As Gregory tells Leander of Seville, he wrote this work at the very beginning of his papacy. He comes from a background in civil administration, papal diplomacy, papal advisor, monk and deacon. He did not serve as a priest or bishop prior to becoming the Bishop of Rome.
The Pastoral Rule was well accepted in Gregory’s own lifetime. The Patriarch of Antioch, at the request of the Byzantine Emperor (Maurice), translated the book into Greek. It was taken to England by Gregory’s missionary Augustine of Canterbury where 300 years later it was translated and paraphrased in the West Saxon language at the request of King Alfred the Great, who apparently sent a copy to every bishop in his kingdom. In the later Carolingian kingdom, a copy was given to each bishop at his consecration.
There is no question that Pope Gregory is indebted to Gregory The Theologian. In fact Pope Gregory admits this. Part Three of the work actually develops the pastoral approach begun by the earlier Gregory. As Pope Gregory says, “Since…, we have shown what manner of man the pastor ought to be, let us now set forth after what manner he should teach. For as long before us Gregory Nazianzen of reverend memory has taught, one and the same exhortation does not suit all…” He then, as we will see, goes on to develop this approach to pastoral work which had already been formulated by Gregory the Theologian.
The Pastoral Rule consists of four parts. (The translation in the Nicene and Post Nicene Fathers refers to them as Part One, Two, Three and Four.)
Part one addresses the question of “who” should take on the pastoral rule in the Church; it consists of eleven chapters.
Part Two, which also consists of eleven chapters, discusses the “lift” of the Pastor, and the moral qualities he must have.
Part Three, by far the longest part of the book, addresses “How the ruler, while living well (righteously), ought to teach and admonish those that are put under him”. The bishop is the admonisher and teacher of the community. Part Three of the Rule tells him how to carry out this ministry. What follows is a series of Admonitions. There are 36 Admonitions which instruct the pastor how to deal with people. Each of the Admonitions takes the form of comparisons. Each Admonition begins with the words “Differently to be admonished are….” for example “the poor and the rich”; “men and women”; “celibates and married people” and so forth. Most of the document is an instruction not about the sacramental ministry of the pastor, but on how he is to deal with people. And how they are to be taught and led.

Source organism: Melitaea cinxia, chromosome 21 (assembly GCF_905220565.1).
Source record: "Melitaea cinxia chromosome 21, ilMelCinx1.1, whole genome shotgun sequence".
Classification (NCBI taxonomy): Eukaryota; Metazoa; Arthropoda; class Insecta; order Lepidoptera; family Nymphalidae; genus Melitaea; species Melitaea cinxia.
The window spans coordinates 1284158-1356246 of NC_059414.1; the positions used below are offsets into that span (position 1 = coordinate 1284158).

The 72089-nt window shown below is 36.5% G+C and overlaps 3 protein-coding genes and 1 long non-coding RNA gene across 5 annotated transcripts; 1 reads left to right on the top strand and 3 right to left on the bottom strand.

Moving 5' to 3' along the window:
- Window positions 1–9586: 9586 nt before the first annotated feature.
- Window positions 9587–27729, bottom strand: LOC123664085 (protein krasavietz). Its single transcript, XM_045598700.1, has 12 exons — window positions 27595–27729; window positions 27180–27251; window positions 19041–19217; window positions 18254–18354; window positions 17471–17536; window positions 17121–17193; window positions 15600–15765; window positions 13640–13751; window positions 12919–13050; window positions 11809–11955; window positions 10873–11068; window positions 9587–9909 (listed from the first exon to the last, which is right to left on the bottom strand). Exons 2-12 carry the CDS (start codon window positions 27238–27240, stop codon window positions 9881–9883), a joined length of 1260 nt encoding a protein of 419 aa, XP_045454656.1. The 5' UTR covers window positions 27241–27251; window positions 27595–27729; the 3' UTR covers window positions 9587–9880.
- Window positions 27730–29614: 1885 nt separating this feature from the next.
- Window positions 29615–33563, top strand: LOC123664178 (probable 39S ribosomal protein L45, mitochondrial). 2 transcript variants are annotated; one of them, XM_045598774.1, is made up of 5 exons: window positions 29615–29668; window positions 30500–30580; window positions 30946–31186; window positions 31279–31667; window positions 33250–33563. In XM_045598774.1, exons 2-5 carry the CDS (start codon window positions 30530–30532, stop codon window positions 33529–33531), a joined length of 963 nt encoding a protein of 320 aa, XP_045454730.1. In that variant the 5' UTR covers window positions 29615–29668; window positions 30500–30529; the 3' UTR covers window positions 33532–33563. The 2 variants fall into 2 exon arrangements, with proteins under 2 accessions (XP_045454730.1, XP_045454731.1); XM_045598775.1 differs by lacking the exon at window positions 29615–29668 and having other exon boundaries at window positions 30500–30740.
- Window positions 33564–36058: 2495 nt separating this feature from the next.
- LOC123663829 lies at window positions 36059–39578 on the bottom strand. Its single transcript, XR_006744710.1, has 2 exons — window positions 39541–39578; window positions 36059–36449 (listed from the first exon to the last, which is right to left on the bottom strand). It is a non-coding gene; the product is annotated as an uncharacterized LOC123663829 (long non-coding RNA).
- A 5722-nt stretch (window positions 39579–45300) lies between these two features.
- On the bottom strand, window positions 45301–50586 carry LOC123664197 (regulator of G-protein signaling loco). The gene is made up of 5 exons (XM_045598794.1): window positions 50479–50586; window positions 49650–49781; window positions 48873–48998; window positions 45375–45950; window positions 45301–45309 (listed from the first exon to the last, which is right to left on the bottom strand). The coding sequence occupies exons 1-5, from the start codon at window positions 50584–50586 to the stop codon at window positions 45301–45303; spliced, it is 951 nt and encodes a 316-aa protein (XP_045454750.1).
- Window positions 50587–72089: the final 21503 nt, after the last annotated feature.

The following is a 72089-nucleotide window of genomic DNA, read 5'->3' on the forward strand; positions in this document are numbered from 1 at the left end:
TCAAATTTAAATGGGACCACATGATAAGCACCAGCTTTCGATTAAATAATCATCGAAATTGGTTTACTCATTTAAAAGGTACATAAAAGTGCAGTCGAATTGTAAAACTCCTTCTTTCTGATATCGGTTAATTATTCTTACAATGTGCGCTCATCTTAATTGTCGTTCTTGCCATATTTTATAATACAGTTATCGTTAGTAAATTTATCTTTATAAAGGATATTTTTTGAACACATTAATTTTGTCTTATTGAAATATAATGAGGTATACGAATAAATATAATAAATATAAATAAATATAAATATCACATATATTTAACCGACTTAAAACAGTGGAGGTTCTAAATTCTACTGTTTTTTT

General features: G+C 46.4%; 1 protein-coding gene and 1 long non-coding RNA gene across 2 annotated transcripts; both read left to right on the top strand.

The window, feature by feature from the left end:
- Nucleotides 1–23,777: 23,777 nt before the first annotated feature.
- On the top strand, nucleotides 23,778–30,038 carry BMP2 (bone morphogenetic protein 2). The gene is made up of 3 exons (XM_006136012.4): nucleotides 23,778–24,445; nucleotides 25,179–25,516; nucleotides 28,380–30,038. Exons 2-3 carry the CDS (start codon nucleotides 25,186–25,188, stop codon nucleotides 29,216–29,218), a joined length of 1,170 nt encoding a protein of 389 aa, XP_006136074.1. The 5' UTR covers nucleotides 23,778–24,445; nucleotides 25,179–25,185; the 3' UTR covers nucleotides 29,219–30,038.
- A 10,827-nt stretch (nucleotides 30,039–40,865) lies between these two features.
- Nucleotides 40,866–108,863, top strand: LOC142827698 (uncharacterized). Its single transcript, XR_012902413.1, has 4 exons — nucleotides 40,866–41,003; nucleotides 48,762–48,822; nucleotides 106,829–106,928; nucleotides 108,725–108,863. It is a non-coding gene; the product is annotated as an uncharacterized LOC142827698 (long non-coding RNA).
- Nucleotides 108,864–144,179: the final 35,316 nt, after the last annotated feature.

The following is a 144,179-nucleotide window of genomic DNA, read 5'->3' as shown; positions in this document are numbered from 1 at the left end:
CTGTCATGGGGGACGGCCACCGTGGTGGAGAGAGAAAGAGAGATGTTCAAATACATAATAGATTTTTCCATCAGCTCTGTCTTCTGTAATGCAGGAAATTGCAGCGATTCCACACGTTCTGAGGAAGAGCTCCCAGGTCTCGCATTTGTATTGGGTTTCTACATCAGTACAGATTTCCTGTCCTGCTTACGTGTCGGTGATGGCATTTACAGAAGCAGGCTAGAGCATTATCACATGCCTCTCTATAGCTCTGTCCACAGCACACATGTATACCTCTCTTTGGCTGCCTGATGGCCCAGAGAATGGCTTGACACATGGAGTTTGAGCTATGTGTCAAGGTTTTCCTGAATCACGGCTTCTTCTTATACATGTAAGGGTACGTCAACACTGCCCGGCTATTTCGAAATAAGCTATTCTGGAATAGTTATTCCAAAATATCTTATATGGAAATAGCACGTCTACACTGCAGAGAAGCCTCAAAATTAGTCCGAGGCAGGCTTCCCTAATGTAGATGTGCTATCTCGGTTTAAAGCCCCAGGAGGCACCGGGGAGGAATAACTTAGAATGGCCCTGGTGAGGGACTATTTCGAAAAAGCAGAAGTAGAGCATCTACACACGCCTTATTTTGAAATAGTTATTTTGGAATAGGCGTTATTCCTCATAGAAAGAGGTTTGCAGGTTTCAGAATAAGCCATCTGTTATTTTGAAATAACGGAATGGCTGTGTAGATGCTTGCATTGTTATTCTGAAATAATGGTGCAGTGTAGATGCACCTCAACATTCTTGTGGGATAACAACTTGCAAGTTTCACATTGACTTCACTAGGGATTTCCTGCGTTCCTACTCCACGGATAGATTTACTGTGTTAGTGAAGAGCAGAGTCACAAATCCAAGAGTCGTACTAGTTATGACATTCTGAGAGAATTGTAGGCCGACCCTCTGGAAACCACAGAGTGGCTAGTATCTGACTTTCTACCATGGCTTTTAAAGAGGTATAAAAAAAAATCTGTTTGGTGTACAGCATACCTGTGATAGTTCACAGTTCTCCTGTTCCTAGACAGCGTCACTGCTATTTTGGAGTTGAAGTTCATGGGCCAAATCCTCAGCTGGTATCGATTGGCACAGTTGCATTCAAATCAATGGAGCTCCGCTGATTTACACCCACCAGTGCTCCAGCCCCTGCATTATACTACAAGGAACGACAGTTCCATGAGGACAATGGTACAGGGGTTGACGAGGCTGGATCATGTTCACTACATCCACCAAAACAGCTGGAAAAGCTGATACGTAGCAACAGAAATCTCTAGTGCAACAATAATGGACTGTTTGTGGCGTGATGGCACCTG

Part Four of the Pastoral Rule is a very brief chapter on the importance of self examination on the part of the pastor.
Part One (Who should hold the position of Pastor or Bishop?)
As Pope Gregory begins his treatise he notes that John of Ravenna had reproved him for wanting to hide from the burdens of pastoral care. It is interesting that our three prominent authors on the pastoral life each begin their treatise and their pastoral life by explaining why they had initially avoided the pastoral office.
Gregory now will express his feelings about the pastoral office which is a heavy burden. He writes this so that anyone who might be free from such responsibility might “not unwarily seek them and that he who has so sought them may tremble for having got them.”
Gregory then explains how he has written his instruction in four parts. “We must consider after what manner every one should come to supreme rule (bishop); and duly arriving at it, after what manner he should live; and living well, after what manner he should teach; and teaching aright, with how great consideration every day he should become aware of his own infirmity….”
Part One, Chapter I
“No one” Gregory says, “presumes to teach an art till he has first, with intent meditation, learnt it. What rashness is it, then, for the unskillful to assume pastoral authority, since the government of souls is the art of arts! For who can be ignorant that the sores of the thoughts of men are more occult than the sores of the bowels?” (GT) And, he says, “How often do men who have no knowledge of spiritual precepts fearlessly profess themselves physicians of the heart….” They want to be teachers and rulers and they covet superiority to others. Some who are totally unfit have become pastors. Ironically, “this unskillful ness of the shepherds doubtless suits the wishes of those they rule….the blind leading the blind.
The bishop is then, the physician, the teacher, the ruler. He must not be a novice in these matters.
Some, while intellectually prepared… “who have investigated spiritual precepts with cunning care”…”.and (then) what they have penetrated with their understanding they trample on in their lives.” What they preach with their words, they deny with their lives. “No one” he says, “does more harm in the church than the one who had the name and rank of sanctity, while he acts perversely.” Unfortunately no one takes him to task. And out of reverence for his rank, the sinner is honored. Such a person should fly from the pastoral office considering what the Lord said about scandalizing the little ones who believe in him.